Nepalese Maoists call for indefinite General Strike

The calling of a general strike in Nepal is an important turning point in the situation. The Maoist leaders are using the classical method of the organised working class. It has the potential to go well beyond the drafting of a new constitution. The potential is there for the working class, backed by the peasants, to come to power.

The Nepalese Revolution that started with the overthrow of the monarchy in 2006 has not yet ended, as the call for an indefinite strike by the Maoists shows. After the mass mobilisations of four years ago that opened the way to the establishment of the first republic ever in the Himalayas, Nepal still faces a political struggle between the interests of the local bourgeoisie and the imperialists on the one side and the workers, peasants, students and oppressed minorities on the other.

The Maoists, the largest party in parliament, were ousted from office after having joined the government a year ago, but they warned that if by May 2010 a new Constitution was not written they would mobilise to overthrow the CPN-UML and Nepali Congress government. The UCPN-M [the Maoists] wants to lead a national unity government to rewrite a new Constitution.

The Maoists briefly led a coalition government in 2008 of the Seven Party Alliance, but the internal contradictions in this government forced them to resign. The main lesson of all those years of parliamentary struggle, since the beginning of the Nepalese Revolution, is that each time that the masses have taken action the process has advanced, but every time they leave it in the hands of the leaders of the Maoists and other left forces, all sorts of parliamentary obstacles are put in the way to slow down or stop the process.

The democratically-elected assembly charged with writing Nepal's new constitution has also been disrupted, leading to fears that it will not meet its May 2010 deadline, and therefore the Maoists have launched this mobilisation to get a Constitution drafted.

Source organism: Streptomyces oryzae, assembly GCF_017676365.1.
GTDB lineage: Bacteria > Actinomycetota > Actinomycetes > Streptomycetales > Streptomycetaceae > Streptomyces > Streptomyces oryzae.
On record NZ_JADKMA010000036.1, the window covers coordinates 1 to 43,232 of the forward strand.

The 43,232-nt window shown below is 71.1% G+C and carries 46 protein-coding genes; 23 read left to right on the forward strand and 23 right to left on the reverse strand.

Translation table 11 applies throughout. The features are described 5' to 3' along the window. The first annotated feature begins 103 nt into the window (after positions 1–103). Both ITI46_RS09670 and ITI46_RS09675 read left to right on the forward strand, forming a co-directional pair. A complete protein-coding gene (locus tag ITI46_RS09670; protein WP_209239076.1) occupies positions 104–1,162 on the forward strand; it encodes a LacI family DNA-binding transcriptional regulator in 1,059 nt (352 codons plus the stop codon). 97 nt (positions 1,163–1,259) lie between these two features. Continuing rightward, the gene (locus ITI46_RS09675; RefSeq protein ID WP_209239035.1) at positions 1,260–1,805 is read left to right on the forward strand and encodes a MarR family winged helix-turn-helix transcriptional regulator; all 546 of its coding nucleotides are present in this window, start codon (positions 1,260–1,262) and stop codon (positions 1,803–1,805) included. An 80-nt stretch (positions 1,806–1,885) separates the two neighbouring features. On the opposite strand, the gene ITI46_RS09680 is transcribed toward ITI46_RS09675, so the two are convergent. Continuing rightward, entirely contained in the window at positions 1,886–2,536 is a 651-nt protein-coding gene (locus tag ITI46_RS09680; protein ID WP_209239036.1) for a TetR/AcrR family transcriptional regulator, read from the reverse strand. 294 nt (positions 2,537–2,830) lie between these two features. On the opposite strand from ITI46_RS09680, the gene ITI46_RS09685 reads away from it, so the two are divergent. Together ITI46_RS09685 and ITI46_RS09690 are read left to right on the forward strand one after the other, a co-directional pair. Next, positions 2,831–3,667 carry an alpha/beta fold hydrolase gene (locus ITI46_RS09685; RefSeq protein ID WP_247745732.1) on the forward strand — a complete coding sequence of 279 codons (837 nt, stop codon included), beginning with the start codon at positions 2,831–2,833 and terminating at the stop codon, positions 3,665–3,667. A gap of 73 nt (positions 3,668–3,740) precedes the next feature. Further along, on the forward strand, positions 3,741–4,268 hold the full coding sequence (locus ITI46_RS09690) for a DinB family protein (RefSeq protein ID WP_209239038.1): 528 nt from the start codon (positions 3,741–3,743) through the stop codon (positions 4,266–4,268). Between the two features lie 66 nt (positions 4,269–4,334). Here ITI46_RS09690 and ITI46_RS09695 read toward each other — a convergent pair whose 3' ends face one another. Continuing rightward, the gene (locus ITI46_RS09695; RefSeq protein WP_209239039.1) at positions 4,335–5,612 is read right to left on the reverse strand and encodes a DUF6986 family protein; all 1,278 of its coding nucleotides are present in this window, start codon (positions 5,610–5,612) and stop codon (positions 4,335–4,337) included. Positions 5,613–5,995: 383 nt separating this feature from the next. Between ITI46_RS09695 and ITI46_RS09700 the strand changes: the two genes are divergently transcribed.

Crisis hits Nepal and the contradictions remain

In December, a Maoist-led land grab by thousands of workers in Nepal's far west led to clashes with armed-security forces. Four people were killed, including a policeman. This incident was widely reported in the international media, but the clashes between peasants and the old forces of the state apparatus and between bosses and workers (of the tourist industry, teachers...) are taking place on a daily basis. Nepal is not isolated from the world crisis (the remittances from emigrants have decreased; tourism is not on the rise….) so the contradictions are piling up. The time that the masses have been prepared to concede to the Maoists and other political parties is running out as we write these lines. The Maoists are channelling the aspirations of millions of Nepalese for a new society through this General Strike (banda in the local expression, which means total shut down) but their aims are far too legalistic and constitutional to solve the main problems of the masses. Simply limiting the aim of such a powerful movement to achieving a new Constitution means keeping that same movement within the confines of capitalism and not really tackling the real issues.

1 May in Nepal. Photo by Buddha's Breakfast.1 May in Nepal. Photo by Buddha's Breakfast. With the announcement of an indefinite strike from May 2, the Maoist leaders are demanding that the ruling parties come around to their agenda of a national government and draft a “people’s constitution”. Even if this strike were victorious and the Maoists returned to government, such a government would have to face an increasingly hostile position on the part of the Indian ruling class as well as the crude reality of the world economic crisis.

May Day and General Strike

The strike follows a mass May Day rally of tens of thousands on Saturday, when demonstrators demanded the resignation of Mr Nepal and his government. The Maoists have claimed that about 500,000 people took part in their programme of activities organised on the occasion of International May Day